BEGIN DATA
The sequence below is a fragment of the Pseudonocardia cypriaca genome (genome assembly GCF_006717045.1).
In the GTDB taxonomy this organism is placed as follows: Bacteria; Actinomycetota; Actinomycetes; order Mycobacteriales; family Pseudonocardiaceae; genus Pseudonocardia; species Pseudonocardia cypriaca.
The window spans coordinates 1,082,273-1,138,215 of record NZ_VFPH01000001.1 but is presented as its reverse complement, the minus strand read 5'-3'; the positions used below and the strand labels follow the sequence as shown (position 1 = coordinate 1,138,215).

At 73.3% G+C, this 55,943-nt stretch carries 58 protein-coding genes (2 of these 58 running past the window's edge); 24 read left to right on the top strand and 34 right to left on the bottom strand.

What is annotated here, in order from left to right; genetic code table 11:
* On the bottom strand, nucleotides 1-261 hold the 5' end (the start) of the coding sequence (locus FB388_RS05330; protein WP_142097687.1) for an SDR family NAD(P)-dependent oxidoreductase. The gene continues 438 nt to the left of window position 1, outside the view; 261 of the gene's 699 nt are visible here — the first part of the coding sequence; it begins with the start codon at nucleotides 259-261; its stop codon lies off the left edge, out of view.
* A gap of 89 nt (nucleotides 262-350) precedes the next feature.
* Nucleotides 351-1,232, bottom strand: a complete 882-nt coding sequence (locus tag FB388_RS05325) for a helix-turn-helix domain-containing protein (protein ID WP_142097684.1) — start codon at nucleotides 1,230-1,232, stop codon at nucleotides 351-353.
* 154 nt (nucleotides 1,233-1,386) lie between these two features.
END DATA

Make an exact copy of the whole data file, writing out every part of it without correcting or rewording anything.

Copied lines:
The sequence below is a fragment of the Pseudonocardia cypriaca genome (genome assembly GCF_006717045.1).
In the GTDB taxonomy this organism is placed as follows: Bacteria; Actinomycetota; Actinomycetes; order Mycobacteriales; family Pseudonocardiaceae; genus Pseudonocardia; species Pseudonocardia cypriaca.
The window spans coordinates 1,082,273-1,138,215 of record NZ_VFPH01000001.1 but is presented as its reverse complement, the minus strand read 5'-3'; the positions used below and the strand labels follow the sequence as shown (position 1 = coordinate 1,138,215).

At 73.3% G+C, this 55,943-nt stretch carries 58 protein-coding genes (2 of these 58 running past the window's edge); 24 read left to right on the top strand and 34 right to left on the bottom strand.

What is annotated here, in order from left to right; genetic code table 11:
* On the bottom strand, nucleotides 1-261 hold the 5' end (the start) of the coding sequence (locus FB388_RS05330; protein WP_142097687.1) for an SDR family NAD(P)-dependent oxidoreductase. The gene continues 438 nt to the left of window position 1, outside the view; 261 of the gene's 699 nt are visible here — the first part of the coding sequence; it begins with the start codon at nucleotides 259-261; its stop codon lies off the left edge, out of view.
* A gap of 89 nt (nucleotides 262-350) precedes the next feature.
* Nucleotides 351-1,232, bottom strand: a complete 882-nt coding sequence (locus tag FB388_RS05325) for a helix-turn-helix domain-containing protein (protein ID WP_142097684.1) — start codon at nucleotides 1,230-1,232, stop codon at nucleotides 351-353.
* 154 nt (nucleotides 1,233-1,386) lie between these two features.